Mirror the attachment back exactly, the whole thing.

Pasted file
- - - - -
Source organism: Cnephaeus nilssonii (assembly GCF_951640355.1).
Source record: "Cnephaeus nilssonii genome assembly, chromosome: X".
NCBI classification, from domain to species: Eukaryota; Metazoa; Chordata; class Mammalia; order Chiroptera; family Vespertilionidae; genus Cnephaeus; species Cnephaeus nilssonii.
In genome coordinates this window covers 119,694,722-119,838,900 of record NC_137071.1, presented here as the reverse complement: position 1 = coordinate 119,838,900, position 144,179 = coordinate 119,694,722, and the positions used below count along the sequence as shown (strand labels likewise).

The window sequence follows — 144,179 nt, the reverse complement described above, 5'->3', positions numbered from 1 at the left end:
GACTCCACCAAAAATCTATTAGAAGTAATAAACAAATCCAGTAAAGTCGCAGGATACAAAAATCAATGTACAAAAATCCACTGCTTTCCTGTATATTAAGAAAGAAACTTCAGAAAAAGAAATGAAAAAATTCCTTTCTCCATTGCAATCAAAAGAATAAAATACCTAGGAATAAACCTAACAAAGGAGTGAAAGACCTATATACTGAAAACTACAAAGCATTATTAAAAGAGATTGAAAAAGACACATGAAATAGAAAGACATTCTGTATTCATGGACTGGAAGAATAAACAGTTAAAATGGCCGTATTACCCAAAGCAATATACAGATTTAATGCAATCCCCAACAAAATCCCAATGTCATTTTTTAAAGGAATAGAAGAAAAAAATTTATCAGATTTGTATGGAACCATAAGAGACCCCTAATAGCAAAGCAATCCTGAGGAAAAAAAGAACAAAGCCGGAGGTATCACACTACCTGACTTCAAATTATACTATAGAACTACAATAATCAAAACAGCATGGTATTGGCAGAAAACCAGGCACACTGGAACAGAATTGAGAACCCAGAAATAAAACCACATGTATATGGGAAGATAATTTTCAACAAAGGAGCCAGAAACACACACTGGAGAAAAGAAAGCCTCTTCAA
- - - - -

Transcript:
Source organism: Cnephaeus nilssonii (assembly GCF_951640355.1).
Source record: "Cnephaeus nilssonii genome assembly, chromosome: X".
NCBI classification, from domain to species: Eukaryota; Metazoa; Chordata; class Mammalia; order Chiroptera; family Vespertilionidae; genus Cnephaeus; species Cnephaeus nilssonii.
In genome coordinates this window covers 119,694,722-119,838,900 of record NC_137071.1, presented here as the reverse complement: position 1 = coordinate 119,838,900, position 144,179 = coordinate 119,694,722, and the positions used below count along the sequence as shown (strand labels likewise).

The window sequence follows — 144,179 nt, the reverse complement described above, 5'->3', positions numbered from 1 at the left end:
GACTCCACCAAAAATCTATTAGAAGTAATAAACAAATCCAGTAAAGTCGCAGGATACAAAAATCAATGTACAAAAATCCACTGCTTTCCTGTATATTAAGAAAGAAACTTCAGAAAAAGAAATGAAAAAATTCCTTTCTCCATTGCAATCAAAAGAATAAAATACCTAGGAATAAACCTAACAAAGGAGTGAAAGACCTATATACTGAAAACTACAAAGCATTATTAAAAGAGATTGAAAAAGACACATGAAATAGAAAGACATTCTGTATTCATGGACTGGAAGAATAAACAGTTAAAATGGCCGTATTACCCAAAGCAATATACAGATTTAATGCAATCCCCAACAAAATCCCAATGTCATTTTTTAAAGGAATAGAAGAAAAAAATTTATCAGATTTGTATGGAACCATAAGAGACCCCTAATAGCAAAGCAATCCTGAGGAAAAAAAGAACAAAGCCGGAGGTATCACACTACCTGACTTCAAATTATACTATAGAACTACAATAATCAAAACAGCATGGTATTGGCAGAAAACCAGGCACACTGGAACAGAATTGAGAACCCAGAAATAAAACCACATGTATATGGGAAGATAATTTTCAACAAAGGAGCCAGAAACACACACTGGAGAAAAGAAAGCCTCTTCAA